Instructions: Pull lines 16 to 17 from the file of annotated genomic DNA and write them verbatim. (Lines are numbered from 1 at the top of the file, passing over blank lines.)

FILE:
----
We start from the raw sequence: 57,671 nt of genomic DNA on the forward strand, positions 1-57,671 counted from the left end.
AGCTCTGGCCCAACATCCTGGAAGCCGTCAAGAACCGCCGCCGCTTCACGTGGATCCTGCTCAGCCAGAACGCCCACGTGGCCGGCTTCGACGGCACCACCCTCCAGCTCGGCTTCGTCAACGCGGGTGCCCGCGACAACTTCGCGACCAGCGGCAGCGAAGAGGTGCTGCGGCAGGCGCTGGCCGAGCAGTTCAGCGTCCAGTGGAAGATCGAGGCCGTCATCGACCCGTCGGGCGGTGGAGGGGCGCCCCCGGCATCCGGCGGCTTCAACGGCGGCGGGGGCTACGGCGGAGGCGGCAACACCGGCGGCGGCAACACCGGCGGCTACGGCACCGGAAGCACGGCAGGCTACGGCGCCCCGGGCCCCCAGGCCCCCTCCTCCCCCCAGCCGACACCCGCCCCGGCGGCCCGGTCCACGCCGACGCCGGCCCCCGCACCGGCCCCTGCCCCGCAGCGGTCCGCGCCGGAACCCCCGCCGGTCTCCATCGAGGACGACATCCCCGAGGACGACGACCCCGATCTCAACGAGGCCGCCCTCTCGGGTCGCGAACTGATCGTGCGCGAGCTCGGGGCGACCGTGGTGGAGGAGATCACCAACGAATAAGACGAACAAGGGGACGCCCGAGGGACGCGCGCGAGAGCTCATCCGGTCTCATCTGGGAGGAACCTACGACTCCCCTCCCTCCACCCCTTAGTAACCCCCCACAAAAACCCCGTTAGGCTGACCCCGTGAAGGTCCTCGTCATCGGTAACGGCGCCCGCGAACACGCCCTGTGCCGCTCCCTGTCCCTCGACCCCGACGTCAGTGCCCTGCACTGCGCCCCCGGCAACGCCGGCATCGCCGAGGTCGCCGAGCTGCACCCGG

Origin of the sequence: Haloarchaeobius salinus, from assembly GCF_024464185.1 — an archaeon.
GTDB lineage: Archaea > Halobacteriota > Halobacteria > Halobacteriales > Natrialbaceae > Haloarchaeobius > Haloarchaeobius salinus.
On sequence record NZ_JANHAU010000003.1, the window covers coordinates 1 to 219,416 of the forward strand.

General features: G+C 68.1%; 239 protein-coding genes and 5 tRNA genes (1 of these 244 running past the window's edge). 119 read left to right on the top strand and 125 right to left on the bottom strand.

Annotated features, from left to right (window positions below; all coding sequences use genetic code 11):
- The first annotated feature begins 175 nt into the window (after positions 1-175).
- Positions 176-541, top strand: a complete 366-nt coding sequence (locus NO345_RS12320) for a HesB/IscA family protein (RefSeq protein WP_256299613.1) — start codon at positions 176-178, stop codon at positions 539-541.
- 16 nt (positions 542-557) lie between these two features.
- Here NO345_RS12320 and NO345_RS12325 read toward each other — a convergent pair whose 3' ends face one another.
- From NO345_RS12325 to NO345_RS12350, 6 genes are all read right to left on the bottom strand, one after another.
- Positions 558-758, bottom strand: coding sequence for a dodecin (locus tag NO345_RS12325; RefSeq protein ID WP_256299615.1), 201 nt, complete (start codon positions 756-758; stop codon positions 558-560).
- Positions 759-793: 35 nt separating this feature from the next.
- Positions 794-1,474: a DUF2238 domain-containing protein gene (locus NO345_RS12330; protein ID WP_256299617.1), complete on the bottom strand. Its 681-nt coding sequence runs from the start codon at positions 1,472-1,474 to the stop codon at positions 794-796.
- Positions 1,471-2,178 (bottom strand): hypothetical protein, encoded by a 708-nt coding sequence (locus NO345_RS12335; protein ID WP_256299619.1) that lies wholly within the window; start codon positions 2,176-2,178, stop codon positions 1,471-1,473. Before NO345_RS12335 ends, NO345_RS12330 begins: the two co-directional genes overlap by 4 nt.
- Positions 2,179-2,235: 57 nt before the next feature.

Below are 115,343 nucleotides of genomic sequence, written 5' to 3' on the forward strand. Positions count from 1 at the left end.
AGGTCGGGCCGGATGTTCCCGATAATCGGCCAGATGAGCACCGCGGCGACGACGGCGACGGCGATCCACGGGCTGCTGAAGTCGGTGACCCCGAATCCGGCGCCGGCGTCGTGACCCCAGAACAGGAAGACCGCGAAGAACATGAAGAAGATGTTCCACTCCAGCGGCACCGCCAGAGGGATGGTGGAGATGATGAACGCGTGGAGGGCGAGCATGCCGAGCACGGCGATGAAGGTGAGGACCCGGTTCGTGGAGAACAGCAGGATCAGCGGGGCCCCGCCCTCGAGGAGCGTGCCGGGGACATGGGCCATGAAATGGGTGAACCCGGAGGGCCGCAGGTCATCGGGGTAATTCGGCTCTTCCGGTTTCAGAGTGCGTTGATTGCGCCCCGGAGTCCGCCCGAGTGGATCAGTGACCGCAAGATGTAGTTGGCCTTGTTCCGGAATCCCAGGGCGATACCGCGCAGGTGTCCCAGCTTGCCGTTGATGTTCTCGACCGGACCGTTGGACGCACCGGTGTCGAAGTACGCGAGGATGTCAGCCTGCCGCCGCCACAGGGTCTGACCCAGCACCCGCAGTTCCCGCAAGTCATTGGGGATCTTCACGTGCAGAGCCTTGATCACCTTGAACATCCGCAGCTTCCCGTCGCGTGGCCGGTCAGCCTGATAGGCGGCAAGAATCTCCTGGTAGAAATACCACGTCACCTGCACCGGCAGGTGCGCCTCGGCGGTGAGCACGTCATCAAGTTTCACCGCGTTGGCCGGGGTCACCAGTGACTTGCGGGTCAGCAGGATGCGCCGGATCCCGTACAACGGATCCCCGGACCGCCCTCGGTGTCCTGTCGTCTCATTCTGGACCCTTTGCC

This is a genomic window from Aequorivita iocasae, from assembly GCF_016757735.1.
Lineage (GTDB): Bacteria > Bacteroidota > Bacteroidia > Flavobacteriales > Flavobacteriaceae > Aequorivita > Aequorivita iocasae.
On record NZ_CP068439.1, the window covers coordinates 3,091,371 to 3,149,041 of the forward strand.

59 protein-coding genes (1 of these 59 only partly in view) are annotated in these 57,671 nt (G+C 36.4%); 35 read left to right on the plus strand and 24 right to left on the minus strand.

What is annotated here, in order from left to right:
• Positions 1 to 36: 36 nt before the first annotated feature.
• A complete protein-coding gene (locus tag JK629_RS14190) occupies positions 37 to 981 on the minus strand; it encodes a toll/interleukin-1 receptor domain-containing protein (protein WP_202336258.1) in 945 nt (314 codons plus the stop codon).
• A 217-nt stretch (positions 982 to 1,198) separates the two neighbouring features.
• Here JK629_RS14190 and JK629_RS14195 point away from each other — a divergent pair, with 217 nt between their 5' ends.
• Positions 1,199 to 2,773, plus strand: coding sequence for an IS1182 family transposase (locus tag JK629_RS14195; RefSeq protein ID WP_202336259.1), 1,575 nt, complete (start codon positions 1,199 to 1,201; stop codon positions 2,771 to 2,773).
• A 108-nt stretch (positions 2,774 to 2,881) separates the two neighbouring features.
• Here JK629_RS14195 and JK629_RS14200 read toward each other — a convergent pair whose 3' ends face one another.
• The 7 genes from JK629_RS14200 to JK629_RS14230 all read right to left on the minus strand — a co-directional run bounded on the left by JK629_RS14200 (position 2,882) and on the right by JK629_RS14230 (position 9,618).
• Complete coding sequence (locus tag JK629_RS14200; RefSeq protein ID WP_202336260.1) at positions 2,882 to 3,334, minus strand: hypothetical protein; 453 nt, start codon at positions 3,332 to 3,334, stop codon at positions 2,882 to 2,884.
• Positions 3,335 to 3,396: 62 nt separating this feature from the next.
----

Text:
- Positions 1,471-2,178 (bottom strand): hypothetical protein, encoded by a 708-nt coding sequence (locus NO345_RS12335; protein ID WP_256299619.1) that lies wholly within the window; start codon positions 2,176-2,178, stop codon positions 1,471-1,473. Before NO345_RS12335 ends, NO345_RS12330 begins: the two co-directional genes overlap by 4 nt.
- Positions 2,179-2,235: 57 nt before the next feature.